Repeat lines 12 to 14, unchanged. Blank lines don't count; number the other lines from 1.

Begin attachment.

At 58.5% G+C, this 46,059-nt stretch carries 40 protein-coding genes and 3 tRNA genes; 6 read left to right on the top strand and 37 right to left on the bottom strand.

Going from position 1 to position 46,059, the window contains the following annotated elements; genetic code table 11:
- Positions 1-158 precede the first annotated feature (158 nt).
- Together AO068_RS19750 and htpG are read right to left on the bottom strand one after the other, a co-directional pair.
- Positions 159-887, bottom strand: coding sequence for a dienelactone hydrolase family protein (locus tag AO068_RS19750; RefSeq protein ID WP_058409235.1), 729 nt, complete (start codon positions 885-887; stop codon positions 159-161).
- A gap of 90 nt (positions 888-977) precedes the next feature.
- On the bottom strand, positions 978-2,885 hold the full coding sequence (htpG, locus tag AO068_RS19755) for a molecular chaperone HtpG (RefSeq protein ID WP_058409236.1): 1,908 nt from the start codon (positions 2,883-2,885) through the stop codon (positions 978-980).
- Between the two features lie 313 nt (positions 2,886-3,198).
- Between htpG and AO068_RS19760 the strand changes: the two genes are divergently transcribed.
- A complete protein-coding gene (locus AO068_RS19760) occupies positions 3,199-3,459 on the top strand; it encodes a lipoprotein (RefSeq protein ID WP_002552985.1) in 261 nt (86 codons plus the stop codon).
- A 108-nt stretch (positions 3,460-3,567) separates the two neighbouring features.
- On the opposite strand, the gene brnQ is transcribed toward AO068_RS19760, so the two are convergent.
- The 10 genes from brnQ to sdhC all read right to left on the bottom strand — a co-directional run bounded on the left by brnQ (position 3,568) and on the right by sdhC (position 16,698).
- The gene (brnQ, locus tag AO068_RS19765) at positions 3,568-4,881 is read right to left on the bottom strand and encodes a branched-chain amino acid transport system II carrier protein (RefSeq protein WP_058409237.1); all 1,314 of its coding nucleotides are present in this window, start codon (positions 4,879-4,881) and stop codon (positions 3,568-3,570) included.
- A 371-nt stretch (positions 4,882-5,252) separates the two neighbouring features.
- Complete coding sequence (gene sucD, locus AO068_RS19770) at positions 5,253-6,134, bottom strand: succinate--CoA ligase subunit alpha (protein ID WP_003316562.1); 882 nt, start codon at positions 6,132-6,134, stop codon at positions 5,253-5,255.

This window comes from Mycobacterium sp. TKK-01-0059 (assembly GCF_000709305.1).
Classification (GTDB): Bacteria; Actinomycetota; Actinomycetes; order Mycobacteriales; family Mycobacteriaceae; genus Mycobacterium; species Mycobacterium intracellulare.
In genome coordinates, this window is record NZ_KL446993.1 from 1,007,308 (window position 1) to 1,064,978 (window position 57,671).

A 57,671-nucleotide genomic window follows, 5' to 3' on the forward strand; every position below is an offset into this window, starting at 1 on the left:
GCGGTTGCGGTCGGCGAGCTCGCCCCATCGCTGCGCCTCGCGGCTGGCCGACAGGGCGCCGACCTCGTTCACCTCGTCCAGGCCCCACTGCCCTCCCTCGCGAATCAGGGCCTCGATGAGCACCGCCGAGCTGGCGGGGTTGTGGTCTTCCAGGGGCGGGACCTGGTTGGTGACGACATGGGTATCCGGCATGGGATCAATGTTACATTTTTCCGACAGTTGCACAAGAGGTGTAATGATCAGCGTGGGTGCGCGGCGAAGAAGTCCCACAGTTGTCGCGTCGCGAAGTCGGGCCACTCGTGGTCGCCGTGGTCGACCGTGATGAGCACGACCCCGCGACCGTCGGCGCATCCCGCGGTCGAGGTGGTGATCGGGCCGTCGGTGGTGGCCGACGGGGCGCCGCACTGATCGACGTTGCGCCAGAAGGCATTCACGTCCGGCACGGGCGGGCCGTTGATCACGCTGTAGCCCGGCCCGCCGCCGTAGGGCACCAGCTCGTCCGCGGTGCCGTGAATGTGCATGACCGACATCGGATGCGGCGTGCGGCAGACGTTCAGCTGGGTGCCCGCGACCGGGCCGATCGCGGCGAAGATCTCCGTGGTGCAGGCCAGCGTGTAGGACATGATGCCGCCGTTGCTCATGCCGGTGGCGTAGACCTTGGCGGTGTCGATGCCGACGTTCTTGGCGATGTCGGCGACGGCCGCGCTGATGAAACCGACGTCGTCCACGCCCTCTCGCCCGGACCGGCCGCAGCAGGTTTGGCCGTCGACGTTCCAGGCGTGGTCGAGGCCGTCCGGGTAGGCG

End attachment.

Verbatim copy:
- On the opposite strand, the gene brnQ is transcribed toward AO068_RS19760, so the two are convergent.
- The 10 genes from brnQ to sdhC all read right to left on the bottom strand — a co-directional run bounded on the left by brnQ (position 3,568) and on the right by sdhC (position 16,698).
- The gene (brnQ, locus tag AO068_RS19765) at positions 3,568-4,881 is read right to left on the bottom strand and encodes a branched-chain amino acid transport system II carrier protein (RefSeq protein WP_058409237.1); all 1,314 of its coding nucleotides are present in this window, start codon (positions 4,879-4,881) and stop codon (positions 3,568-3,570) included.